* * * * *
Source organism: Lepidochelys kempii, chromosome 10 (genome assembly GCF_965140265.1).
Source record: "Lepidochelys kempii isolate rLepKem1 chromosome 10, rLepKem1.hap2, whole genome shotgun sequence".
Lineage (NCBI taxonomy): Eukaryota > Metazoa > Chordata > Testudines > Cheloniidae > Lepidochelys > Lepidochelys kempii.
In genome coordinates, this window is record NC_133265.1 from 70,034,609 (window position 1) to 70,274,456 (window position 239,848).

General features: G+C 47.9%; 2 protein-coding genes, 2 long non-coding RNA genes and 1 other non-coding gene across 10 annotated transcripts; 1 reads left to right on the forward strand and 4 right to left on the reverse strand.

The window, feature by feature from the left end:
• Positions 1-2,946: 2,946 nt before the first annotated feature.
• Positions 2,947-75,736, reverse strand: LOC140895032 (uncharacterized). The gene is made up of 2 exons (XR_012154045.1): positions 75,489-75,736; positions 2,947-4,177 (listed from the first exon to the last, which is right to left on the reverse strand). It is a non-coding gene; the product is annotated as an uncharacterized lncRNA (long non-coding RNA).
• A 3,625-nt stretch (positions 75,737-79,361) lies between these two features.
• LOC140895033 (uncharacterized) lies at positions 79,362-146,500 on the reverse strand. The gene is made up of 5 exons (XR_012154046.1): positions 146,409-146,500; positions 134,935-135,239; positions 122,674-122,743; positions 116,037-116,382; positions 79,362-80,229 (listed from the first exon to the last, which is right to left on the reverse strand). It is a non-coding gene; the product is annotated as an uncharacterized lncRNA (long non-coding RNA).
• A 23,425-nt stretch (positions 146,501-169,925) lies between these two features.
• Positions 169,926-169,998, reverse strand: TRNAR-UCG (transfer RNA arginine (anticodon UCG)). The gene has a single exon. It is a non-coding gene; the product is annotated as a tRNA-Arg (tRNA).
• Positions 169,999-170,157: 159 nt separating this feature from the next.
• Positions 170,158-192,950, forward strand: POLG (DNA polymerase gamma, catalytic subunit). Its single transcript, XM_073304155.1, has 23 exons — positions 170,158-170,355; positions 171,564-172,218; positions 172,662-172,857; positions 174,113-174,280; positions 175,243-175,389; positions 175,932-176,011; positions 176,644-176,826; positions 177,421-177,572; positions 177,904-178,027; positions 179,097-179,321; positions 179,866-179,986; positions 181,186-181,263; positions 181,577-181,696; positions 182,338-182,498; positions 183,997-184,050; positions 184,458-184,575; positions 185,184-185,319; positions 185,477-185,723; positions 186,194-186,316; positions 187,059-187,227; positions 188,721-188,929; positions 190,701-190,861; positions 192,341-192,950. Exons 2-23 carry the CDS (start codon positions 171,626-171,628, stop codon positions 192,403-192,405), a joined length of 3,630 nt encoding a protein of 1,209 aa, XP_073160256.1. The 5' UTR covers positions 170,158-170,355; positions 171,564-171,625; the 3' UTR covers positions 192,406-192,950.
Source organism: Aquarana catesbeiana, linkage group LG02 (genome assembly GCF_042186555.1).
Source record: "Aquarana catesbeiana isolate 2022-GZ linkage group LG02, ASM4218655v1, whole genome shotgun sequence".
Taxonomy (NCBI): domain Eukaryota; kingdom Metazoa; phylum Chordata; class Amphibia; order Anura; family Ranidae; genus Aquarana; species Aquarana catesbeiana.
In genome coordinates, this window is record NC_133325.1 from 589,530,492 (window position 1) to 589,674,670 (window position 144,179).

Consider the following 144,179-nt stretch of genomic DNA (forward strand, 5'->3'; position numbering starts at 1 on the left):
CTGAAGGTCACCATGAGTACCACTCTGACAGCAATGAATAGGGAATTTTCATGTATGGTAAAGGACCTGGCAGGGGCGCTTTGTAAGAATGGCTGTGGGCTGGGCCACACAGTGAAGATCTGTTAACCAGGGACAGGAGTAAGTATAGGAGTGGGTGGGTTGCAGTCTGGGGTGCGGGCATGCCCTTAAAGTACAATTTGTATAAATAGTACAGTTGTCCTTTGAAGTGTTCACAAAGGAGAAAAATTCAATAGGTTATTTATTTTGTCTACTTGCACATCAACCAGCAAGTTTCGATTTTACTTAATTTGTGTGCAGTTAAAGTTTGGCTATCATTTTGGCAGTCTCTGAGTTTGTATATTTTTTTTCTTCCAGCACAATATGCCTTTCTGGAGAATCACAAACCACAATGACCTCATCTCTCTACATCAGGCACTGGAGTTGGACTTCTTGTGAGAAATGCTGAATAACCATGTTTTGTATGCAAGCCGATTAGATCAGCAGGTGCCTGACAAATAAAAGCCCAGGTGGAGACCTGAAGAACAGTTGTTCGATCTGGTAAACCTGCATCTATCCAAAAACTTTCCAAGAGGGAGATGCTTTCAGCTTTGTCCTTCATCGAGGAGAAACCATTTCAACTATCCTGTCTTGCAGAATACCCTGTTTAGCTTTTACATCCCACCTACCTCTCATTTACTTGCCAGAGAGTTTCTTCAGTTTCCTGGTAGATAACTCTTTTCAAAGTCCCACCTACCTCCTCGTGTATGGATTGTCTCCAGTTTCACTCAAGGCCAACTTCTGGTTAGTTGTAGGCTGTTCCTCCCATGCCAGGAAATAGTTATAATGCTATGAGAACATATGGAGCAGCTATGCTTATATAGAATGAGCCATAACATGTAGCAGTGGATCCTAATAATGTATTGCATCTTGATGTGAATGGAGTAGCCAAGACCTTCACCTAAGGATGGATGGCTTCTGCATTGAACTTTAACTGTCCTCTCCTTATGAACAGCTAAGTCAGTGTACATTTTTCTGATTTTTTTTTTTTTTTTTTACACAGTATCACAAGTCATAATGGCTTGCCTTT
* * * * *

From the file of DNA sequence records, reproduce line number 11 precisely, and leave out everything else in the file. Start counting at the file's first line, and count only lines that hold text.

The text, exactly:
• A 23,425-nt stretch (positions 146,501-169,925) lies between these two features.